Last night saw the live broadcast of the BBC Sports Personality of the Year, the corporation’s breathlessly reverent annual celebration of the UK’s sports men and women.
Athletes make much more wholesome idols than the average sort of modern celebrity, because they’ve actually achieved something. Far better that people look up to Chris Hoy or Victoria Pendleton than a waste of carbon off of Made In Chelsea. But, in the afterglow of a resoundingly successful London Olympics, Britain’s athlete-fetishism has reached new heights of creepily messianic fervour.
Pick one of our decorated Olympians at random, look into their backstory and you’ll likely find a tale of unwavering dedication, persistence and self-belief repeatedly triumphing over setbacks and adversity. In some cases, when the road has been especially rocky, and the adversity especially profound, the biographies can be quite inspirational. But given the sycophantic deluge unleashed on them over the last six months, you’d be forgiven for thinking that Team GB’s collective efforts had cured cancer, child poverty and the common cold. Instead, they competed in a sports competition and won some medals.
Our sports men and women are very good at what they do. But what they do is, fairly uncontroversially if you ask the athletes themselves, quite selfish. Everything else in life, in the universe, comes second to their training, and their fierce desire to be the best in their chosen sport. And while their achievements are undoubtedly impressive, the Bemolution clings to the probably laughably outmoded view that the values most worth celebrating are selflessness, generosity, compassion, and, yes, hard work, but hard work in the service of other people.
And, what’s more, they don’t pass the social usefulness test – like stand-up comedians, bankers and shoddy left-wing bloggers, if all professional sports people disappeared tomorrow, society would cheerily keep functioning as if nothing had happened. Hat tip to the doctors, nurses, police officers, fire fighters, retail workers, bin men, bus and train drivers, teachers, farmers, street cleaners, postal workers and others who spend their lives working long, hard hours, are often treated as though they’re not there, are bullied by political elites and who don’t get shiny award ceremonies hosted by Sue Barker. That said, the Bemolution was officially glad that the main SPOTY gong went to Bradley Wiggins, a refreshingly frank, genuine, straight-talking ordinary human being who manages to balance being at the peak of his powers with level-headedness and humour.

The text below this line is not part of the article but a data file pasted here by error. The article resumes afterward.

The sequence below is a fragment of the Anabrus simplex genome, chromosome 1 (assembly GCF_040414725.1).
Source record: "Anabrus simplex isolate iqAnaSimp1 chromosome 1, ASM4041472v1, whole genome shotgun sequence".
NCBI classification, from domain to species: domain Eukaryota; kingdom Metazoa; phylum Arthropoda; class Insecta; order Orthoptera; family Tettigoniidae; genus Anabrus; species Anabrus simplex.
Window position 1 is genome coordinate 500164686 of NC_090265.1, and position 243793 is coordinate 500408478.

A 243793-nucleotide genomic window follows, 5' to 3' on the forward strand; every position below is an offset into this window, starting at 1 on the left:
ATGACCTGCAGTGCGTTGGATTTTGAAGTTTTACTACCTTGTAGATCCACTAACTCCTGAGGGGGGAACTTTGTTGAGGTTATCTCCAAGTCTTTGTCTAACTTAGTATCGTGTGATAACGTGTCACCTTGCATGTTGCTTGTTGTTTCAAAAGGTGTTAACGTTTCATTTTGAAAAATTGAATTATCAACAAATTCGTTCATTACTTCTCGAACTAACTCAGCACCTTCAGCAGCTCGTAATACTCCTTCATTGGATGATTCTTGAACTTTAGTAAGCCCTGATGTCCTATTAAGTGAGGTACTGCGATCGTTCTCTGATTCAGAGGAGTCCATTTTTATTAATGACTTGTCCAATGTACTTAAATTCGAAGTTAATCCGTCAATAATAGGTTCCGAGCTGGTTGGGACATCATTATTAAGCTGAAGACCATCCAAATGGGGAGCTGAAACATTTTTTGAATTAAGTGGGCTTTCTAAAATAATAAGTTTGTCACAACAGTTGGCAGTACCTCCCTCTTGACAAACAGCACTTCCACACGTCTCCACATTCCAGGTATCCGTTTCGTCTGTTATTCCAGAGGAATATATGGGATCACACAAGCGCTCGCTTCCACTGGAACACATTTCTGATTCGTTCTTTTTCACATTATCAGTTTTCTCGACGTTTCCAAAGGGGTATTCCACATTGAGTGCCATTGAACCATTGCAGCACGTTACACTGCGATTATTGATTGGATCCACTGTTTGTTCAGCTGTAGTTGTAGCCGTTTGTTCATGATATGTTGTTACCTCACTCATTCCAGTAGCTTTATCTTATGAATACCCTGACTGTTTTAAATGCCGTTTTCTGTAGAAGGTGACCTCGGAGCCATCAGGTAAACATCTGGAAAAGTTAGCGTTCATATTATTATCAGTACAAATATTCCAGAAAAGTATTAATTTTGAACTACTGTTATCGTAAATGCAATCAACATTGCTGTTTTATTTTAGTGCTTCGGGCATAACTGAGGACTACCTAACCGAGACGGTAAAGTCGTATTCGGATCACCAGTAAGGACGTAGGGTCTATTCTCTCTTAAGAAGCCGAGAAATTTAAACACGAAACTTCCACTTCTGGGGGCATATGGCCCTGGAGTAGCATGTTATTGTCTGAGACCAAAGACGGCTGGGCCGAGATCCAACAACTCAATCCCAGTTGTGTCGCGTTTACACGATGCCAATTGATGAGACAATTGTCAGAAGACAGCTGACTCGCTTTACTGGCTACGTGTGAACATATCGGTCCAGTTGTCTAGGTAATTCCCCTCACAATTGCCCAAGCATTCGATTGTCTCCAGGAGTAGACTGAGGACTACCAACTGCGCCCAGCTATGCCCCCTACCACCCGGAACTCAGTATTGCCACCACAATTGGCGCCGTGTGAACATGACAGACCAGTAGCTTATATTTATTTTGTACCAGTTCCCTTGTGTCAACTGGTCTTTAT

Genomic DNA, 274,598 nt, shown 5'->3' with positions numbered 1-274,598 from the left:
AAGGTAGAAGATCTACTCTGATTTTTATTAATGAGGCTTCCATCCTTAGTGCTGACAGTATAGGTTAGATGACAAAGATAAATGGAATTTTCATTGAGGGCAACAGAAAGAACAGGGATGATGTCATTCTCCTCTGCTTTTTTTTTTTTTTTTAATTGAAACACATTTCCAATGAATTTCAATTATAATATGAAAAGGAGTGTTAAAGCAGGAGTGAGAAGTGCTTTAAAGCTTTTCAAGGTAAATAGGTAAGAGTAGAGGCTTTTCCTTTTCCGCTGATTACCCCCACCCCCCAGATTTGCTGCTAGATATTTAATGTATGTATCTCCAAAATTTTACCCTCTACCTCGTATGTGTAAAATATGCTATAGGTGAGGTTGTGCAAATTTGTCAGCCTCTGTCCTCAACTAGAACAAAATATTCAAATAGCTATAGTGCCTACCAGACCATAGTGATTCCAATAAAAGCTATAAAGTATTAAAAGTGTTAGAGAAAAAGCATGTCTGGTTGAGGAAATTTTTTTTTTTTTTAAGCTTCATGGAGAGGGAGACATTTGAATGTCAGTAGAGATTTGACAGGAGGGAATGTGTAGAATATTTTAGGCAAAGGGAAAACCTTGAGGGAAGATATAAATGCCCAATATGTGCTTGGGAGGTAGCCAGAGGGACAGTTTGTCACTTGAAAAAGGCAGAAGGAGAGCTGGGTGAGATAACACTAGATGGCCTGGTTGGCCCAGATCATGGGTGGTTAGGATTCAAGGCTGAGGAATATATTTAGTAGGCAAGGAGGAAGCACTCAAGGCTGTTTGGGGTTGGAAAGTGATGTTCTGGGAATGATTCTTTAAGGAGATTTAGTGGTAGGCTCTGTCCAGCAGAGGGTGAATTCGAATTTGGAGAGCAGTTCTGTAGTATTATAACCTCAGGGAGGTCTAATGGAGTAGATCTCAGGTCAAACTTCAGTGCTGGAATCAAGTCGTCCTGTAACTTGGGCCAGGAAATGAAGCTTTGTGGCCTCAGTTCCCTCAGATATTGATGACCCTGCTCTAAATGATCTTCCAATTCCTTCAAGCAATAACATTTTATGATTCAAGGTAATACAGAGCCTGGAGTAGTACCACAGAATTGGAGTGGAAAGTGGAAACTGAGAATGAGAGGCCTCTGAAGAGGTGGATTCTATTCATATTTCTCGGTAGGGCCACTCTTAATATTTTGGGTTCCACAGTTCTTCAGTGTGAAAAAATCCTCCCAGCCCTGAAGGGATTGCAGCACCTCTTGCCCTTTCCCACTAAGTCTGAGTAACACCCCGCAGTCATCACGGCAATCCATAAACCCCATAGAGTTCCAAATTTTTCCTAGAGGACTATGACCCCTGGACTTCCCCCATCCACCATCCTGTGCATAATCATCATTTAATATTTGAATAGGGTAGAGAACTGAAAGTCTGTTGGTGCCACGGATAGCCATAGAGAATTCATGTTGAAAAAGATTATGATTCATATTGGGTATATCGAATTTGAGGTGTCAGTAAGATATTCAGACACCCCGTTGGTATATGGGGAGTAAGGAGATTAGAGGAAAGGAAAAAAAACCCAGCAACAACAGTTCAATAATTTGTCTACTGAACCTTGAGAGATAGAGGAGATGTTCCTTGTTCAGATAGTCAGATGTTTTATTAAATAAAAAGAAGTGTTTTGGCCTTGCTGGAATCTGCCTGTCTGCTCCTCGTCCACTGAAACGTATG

Still, SPOTY is one of those fascinating but simultaneously slightly chilling instances when a kind of feel-good but ultimately false national unity is evoked to make everyone involved feel part of something big and important. ‘The whole nation is proud of you’, the athletes are told, and everyone feels all warm and fuzzy inside.
National-level sport is quite like the monarchy, in that the media does away with any pretence of being neutral when Team GB or Wills and Kate are involved. Everyone is chirpily encouraged to be a part of it, cheer along, and enjoy the cosy solidarity.
The down-side is that anyone who doesn’t quite feel the same is immediately excluded. The door is abruptly slammed on them and their views and feelings. Thinking anything different to the party-line is de-legitimised. It’s a very petty but revealing example of how what it is and isn’t acceptable to think and feel can be controlled from behind a cuddly and inclusive façade.
Which, for some reason, made the Bemolution think of an odd little tongue-in-cheek opinion piece by roly-poly Catholic-Marxist Terry Eagleton, in which he brings his usual blistering erudition to bear on football, and how it’s an obstacle to radical social change. You can read it here.